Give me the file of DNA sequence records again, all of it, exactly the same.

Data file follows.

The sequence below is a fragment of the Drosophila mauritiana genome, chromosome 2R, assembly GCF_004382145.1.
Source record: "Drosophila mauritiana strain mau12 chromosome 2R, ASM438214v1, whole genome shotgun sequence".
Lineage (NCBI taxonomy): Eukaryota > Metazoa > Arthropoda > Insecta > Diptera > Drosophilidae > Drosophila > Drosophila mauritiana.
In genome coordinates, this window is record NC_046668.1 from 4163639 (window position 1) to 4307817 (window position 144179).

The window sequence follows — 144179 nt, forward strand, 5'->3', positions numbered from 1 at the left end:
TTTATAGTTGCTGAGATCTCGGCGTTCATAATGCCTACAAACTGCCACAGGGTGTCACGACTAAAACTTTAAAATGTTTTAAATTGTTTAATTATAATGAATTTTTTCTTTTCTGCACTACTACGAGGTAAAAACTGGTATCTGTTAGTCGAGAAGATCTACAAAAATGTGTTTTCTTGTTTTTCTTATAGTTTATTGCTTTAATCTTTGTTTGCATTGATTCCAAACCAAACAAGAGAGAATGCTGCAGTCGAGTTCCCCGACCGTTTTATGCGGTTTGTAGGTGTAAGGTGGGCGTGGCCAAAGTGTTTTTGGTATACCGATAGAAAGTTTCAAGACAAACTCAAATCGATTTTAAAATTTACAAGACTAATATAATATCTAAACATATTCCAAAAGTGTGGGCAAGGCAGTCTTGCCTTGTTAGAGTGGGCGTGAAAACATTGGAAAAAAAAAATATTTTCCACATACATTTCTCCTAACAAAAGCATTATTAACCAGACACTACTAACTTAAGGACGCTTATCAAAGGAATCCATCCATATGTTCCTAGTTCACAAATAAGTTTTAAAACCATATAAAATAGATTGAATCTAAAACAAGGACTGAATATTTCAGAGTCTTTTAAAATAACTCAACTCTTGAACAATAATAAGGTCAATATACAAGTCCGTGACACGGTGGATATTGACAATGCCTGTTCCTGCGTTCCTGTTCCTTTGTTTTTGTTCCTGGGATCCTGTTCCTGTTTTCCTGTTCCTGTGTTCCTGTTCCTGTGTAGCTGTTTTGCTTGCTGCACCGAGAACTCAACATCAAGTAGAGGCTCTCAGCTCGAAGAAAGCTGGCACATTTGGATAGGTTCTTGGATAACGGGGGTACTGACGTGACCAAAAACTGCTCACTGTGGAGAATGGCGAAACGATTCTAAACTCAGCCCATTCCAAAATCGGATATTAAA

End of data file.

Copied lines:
The sequence below is a fragment of the Drosophila mauritiana genome, chromosome 2R, assembly GCF_004382145.1.
Source record: "Drosophila mauritiana strain mau12 chromosome 2R, ASM438214v1, whole genome shotgun sequence".
Lineage (NCBI taxonomy): Eukaryota > Metazoa > Arthropoda > Insecta > Diptera > Drosophilidae > Drosophila > Drosophila mauritiana.
In genome coordinates, this window is record NC_046668.1 from 4163639 (window position 1) to 4307817 (window position 144179).

The window sequence follows — 144179 nt, forward strand, 5'->3', positions numbered from 1 at the left end:
TTTATAGTTGCTGAGATCTCGGCGTTCATAATGCCTACAAACTGCCACAGGGTGTCACGACTAAAACTTTAAAATGTTTTAAATTGTTTAATTATAATGAATTTTTTCTTTTCTGCACTACTACGAGGTAAAAACTGGTATCTGTTAGTCGAGAAGATCTACAAAAATGTGTTTTCTTGTTTTTCTTATAGTTTATTGCTTTAATCTTTGTTTGCATTGATTCCAAACCAAACAAGAGAGAATGCTGCAGTCGAGTTCCCCGACCGTTTTATGCGGTTTGTAGGTGTAAGGTGGGCGTGGCCAAAGTGTTTTTGGTATACCGATAGAAAGTTTCAAGACAAACTCAAATCGATTTTAAAATTTACAAGACTAATATAATATCTAAACATATTCCAAAAGTGTGGGCAAGGCAGTCTTGCCTTGTTAGAGTGGGCGTGAAAACATTGGAAAAAAAAAATATTTTCCACATACATTTCTCCTAACAAAAGCATTATTAACCAGACACTACTAACTTAAGGACGCTTATCAAAGGAATCCATCCATATGTTCCTAGTTCACAAATAAGTTTTAAAACCATATAAAATAGATTGAATCTAAAACAAGGACTGAATATTTCAGAGTCTTTTAAAATAACTCAACTCTTGAACAATAATAAGGTCAATATACAAGTCCGTGACACGGTGGATATTGACAATGCCTGTTCCTGCGTTCCTGTTCCTTTGTTTTTGTTCCTGGGATCCTGTTCCTGTTTTCCTGTTCCTGTGTTCCTGTTCCTGTGTAGCTGTTTTGCTTGCTGCACCGAGAACTCAACATCAAGTAGAGGCTCTCAGCTCGAAGAAAGCTGGCACATTTGGATAGGTTCTTGGATAACGGGGGTACTGACGTGACCAAAAACTGCTCACTGTGGAGAATGGCGAAACGATTCTAAACTCAGCCCATTCCAAAATCGGATATTAAA